I smiled, entered the cubicle and put on the gown. Once changed, I sat on the bench in my cubicle. Curtain open or closed? I wondered. Closed felt weird so I opened it and waited. The door across from me opened and a blond woman, similar to me in age, height and weight stepped out with a smile on her face and called my name. I followed her in for Mammogram 2019.

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Intruder alert

27 Mar

I don’t know when or how it arrived, but there was a big fly in my house last night.

It could have slipped in through the front or back door as I took Lucy out for one of several Spring Break walks. It could have slipped in while I was taking out the trash or recycling. Regardless, it was here, in the evening, buzzing around the house.

I was thankful that Lucy was asleep. If there is a fly, she is on high alert, zooming from room to room, trying to catch the darned thing. She was curled up next to me, snoring, as I knit and watched a season 11 of Doctor Who.

I mostly tried to ignore the rotund, black beast – but it was big and LOUD as it zoomed from room to room. Was it looking for an escape? I grabbed a roll of ads from the recycling bin and decided to help.

I have this theory that flies seek light and fresh air. Wielding my rolled up weapon, I went from room to room, strategically turning off lights in an effort to lead the intruder to the kitchen and the back door. It worked until it didn’t and the fly buzzed out into the dark parts of the house. then it came back. it settled once, twice, three times in various places in the kitchen. Neither my roll of ads nor the broom I swung to reach to the top of the cupboards, smooshed the beast. Good thing. I have a really strong gag reflex and don’t do well with fly guts. Hence, the crafty light  strategy.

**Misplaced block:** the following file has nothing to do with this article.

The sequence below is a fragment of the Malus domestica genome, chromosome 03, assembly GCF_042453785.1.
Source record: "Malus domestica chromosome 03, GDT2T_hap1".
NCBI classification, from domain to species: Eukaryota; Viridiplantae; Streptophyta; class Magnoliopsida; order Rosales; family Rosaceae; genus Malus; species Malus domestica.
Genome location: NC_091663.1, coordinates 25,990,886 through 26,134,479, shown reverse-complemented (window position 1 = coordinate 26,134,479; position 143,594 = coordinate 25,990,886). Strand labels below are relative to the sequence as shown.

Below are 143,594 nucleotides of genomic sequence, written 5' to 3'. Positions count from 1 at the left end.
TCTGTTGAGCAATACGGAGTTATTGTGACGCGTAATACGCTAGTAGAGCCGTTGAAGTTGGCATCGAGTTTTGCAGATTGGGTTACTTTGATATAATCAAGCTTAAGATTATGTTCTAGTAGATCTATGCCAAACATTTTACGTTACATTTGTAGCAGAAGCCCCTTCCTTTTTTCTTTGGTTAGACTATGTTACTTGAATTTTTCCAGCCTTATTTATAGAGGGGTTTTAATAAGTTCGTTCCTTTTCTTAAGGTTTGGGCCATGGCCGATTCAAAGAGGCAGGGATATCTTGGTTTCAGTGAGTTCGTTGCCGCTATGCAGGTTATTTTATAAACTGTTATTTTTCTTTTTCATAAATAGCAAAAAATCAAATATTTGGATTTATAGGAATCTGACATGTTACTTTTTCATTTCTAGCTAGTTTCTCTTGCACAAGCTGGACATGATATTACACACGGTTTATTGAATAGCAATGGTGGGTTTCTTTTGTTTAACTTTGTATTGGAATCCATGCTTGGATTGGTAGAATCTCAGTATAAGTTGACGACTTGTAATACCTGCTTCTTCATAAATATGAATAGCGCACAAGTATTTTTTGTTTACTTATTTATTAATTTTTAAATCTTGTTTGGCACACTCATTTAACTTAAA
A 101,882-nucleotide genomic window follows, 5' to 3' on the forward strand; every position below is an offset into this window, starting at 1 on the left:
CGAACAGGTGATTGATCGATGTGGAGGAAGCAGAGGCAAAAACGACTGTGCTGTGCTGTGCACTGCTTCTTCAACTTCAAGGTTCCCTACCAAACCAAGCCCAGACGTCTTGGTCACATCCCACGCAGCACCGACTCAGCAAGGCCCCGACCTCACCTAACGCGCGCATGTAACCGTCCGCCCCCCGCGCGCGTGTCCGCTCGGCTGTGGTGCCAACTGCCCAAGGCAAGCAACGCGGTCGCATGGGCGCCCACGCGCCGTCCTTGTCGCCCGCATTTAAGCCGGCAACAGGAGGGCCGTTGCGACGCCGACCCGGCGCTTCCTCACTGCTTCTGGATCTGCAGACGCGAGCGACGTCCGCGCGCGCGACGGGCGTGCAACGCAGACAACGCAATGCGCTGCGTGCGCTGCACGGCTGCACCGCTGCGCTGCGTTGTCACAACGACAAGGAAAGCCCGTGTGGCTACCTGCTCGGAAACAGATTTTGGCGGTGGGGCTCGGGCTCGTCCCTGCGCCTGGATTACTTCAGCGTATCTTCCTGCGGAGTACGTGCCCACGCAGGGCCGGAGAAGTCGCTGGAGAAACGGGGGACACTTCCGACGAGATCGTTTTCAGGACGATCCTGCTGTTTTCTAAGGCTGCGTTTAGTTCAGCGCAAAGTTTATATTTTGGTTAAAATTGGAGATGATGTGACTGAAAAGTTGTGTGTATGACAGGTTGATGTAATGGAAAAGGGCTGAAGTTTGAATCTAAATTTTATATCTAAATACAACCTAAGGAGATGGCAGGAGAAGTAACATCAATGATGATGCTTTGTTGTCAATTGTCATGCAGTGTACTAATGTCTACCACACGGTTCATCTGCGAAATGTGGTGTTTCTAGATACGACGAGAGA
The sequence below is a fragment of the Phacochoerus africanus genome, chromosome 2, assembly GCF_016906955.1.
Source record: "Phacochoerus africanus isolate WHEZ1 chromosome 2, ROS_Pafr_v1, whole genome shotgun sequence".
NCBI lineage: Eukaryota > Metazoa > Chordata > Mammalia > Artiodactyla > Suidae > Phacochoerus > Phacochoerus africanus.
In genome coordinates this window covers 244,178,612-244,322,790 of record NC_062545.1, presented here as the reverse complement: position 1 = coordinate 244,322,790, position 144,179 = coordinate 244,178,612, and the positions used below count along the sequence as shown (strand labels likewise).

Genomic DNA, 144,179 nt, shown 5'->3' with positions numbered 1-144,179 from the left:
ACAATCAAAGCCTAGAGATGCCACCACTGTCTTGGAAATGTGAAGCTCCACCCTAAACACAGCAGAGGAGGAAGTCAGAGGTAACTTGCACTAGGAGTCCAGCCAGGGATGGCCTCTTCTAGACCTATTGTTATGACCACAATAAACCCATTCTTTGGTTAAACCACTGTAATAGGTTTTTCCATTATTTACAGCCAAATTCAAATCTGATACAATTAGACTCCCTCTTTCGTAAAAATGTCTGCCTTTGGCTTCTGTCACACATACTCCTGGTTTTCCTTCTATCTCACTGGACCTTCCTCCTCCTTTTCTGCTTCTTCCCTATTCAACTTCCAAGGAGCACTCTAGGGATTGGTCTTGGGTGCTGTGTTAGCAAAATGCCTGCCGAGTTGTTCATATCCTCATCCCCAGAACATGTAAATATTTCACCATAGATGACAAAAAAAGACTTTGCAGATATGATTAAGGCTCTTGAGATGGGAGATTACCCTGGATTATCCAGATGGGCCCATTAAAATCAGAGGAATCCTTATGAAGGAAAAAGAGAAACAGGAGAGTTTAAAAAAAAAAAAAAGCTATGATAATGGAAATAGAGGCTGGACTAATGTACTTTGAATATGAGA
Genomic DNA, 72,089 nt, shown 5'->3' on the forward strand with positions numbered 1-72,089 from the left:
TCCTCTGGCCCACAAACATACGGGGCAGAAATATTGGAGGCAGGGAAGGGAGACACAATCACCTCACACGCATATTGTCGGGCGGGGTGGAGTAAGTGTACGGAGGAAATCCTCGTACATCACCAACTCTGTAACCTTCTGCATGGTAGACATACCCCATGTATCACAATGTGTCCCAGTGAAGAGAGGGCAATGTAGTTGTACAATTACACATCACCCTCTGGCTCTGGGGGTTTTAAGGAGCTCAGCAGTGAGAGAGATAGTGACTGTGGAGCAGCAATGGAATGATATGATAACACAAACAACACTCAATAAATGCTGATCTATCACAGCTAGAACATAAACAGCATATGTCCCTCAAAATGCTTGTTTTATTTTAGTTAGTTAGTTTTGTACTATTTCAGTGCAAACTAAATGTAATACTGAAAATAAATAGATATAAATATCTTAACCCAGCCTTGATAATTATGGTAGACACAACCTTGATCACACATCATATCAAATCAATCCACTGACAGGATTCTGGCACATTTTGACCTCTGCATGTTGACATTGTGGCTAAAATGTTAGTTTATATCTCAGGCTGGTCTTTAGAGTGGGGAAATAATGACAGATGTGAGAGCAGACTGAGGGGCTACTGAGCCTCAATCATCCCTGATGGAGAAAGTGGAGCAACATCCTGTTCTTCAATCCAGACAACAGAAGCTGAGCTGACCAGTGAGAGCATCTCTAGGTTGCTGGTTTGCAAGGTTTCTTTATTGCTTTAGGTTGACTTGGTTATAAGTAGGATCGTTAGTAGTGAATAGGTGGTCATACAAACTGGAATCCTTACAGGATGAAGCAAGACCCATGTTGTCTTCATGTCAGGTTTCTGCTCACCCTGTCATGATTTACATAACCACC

I’d left the door open and, although I didn’t see the intruder escape into the cool night air, at some point, there seemed to be no buzzing in the house. Was it truly gone or just settled in for the night? Morning would tell. If the beast were still alive (and Google tells me that the housefly – musca domestica – has a life expectancy of 15-28 days) Lucy will surely be on fly patrol. but she’ll have to wake up first.

Lucy on fly patrol
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Library people

26 Mar

Monday was officially my first day of Spring Break and I spent part of the day at one of my favorite places : the public library.  Truly a place for everyone, here is who I saw:

A mom pushing a toddler in a stroller and holding the hand of her older child, crossing the street, on their way to story time.

A dad with two daughters, dressed identically, though one was clearly older. Both girls pushed identical babies in identical strollers.

A woman at the circulation desk, getting help placing holds.

A man at the circulation desk, taking care of his fines.

A woman exiting a study room, leaving a man with headphones inside.